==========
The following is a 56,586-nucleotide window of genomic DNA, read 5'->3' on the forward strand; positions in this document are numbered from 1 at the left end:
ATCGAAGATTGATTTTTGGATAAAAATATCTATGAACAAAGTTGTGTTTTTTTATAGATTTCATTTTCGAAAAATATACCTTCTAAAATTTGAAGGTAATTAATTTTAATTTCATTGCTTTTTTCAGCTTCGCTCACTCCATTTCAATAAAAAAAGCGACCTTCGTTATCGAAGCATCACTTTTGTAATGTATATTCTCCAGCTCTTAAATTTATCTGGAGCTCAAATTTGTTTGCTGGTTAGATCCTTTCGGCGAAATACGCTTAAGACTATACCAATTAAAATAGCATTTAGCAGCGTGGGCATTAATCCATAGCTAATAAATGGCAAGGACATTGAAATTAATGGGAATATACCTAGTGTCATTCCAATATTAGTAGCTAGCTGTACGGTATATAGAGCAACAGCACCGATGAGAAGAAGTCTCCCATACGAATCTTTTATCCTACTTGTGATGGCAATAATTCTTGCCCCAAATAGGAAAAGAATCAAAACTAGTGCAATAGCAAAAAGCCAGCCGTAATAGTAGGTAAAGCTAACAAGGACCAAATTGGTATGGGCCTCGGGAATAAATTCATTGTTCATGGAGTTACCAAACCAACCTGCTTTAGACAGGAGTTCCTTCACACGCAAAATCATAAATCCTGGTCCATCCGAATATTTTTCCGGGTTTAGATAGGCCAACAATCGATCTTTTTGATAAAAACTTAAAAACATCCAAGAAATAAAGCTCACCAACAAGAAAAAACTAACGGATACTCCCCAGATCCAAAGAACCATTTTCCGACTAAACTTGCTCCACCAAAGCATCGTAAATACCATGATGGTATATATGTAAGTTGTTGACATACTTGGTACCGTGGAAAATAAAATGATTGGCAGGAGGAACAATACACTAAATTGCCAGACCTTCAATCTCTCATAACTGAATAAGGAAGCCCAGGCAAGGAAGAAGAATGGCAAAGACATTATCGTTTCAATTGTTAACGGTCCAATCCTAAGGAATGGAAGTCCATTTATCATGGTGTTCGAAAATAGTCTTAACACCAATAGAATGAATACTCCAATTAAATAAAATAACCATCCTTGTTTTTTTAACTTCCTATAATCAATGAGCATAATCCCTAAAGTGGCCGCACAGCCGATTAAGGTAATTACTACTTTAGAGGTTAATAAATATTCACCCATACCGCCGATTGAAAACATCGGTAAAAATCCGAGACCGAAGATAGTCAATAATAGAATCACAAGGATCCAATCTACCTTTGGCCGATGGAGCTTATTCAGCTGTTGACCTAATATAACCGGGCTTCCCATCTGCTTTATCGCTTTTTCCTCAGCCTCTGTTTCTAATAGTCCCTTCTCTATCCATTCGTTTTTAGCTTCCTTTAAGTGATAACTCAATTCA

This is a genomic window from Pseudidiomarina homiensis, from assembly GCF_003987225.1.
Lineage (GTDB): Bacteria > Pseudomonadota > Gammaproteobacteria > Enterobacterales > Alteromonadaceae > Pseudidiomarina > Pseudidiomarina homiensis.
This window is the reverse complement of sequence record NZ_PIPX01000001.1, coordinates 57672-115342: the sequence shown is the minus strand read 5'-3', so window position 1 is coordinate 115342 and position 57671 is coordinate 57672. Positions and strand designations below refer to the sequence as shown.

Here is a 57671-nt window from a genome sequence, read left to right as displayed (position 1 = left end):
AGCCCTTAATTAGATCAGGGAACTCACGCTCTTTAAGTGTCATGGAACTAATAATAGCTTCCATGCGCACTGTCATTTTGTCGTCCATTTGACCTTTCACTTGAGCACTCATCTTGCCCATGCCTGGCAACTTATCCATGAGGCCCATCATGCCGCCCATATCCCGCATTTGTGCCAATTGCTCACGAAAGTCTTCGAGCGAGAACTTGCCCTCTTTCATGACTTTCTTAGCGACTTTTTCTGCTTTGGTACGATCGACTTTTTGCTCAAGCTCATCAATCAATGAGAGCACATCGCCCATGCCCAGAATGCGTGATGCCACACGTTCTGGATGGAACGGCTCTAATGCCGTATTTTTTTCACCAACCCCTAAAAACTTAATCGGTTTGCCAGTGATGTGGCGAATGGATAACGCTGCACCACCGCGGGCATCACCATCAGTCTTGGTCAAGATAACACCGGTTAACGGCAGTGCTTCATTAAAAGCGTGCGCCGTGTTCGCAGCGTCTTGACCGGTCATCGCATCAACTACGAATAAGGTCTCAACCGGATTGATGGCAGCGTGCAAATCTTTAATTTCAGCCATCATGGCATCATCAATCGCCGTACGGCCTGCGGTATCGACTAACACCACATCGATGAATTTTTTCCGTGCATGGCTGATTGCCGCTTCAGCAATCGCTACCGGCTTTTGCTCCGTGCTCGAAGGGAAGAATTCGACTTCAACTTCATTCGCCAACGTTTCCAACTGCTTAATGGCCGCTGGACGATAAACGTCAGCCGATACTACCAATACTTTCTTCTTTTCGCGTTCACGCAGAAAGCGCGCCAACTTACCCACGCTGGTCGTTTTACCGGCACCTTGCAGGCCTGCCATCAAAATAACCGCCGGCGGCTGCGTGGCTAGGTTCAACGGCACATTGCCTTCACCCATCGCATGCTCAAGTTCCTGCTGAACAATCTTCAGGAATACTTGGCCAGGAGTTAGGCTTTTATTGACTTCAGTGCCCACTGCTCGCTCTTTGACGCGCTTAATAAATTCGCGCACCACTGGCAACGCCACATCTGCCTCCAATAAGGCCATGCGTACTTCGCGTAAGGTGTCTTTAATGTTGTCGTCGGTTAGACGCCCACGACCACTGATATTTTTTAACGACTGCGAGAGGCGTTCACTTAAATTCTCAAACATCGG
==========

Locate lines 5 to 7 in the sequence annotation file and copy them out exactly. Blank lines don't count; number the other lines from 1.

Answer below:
This window is the reverse complement of sequence record NZ_PIPX01000001.1, coordinates 57672-115342: the sequence shown is the minus strand read 5'-3', so window position 1 is coordinate 115342 and position 57671 is coordinate 57672. Positions and strand designations below refer to the sequence as shown.

Here is a 57671-nt window from a genome sequence, read left to right as displayed (position 1 = left end):
AGCCCTTAATTAGATCAGGGAACTCACGCTCTTTAAGTGTCATGGAACTAATAATAGCTTCCATGCGCACTGTCATTTTGTCGTCCATTTGACCTTTCACTTGAGCACTCATCTTGCCCATGCCTGGCAACTTATCCATGAGGCCCATCATGCCGCCCATATCCCGCATTTGTGCCAATTGCTCACGAAAGTCTTCGAGCGAGAACTTGCCCTCTTTCATGACTTTCTTAGCGACTTTTTCTGCTTTGGTACGATCGACTTTTTGCTCAAGCTCATCAATCAATGAGAGCACATCGCCCATGCCCAGAATGCGTGATGCCACACGTTCTGGATGGAACGGCTCTAATGCCGTATTTTTTTCACCAACCCCTAAAAACTTAATCGGTTTGCCAGTGATGTGGCGAATGGATAACGCTGCACCACCGCGGGCATCACCATCAGTCTTGGTCAAGATAACACCGGTTAACGGCAGTGCTTCATTAAAAGCGTGCGCCGTGTTCGCAGCGTCTTGACCGGTCATCGCATCAACTACGAATAAGGTCTCAACCGGATTGATGGCAGCGTGCAAATCTTTAATTTCAGCCATCATGGCATCATCAATCGCCGTACGGCCTGCGGTATCGACTAACACCACATCGATGAATTTTTTCCGTGCATGGCTGATTGCCGCTTCAGCAATCGCTACCGGCTTTTGCTCCGTGCTCGAAGGGAAGAATTCGACTTCAACTTCATTCGCCAACGTTTCCAACTGCTTAATGGCCGCTGGACGATAAACGTCAGCCGATACTACCAATACTTTCTTCTTTTCGCGTTCACGCAGAAAGCGCGCCAACTTACCCACGCTGGTCGTTTTACCGGCACCTTGCAGGCCTGCCATCAAAATAACCGCCGGCGGCTGCGTGGCTAGGTTCAACGGCACATTGCCTTCACCCATCGCATGCTCAAGTTCCTGCTGAACAATCTTCAGGAATACTTGGCCAGGAGTTAGGCTTTTATTGACTTCAGTGCCCACTGCTCGCTCTTTGACGCGCTTAATAAATTCGCGCACCACTGGCAACGCCACATCTGCCTCCAATAAGGCCATGCGTACTTCGCGTAAGGTGTCTTTAATGTTGTCGTCGGTTAGACGCCCACGACCACTGATATTTTTTAACGACTGCGAGAGGCGTTCACTTAAATTCTCAAACATCGG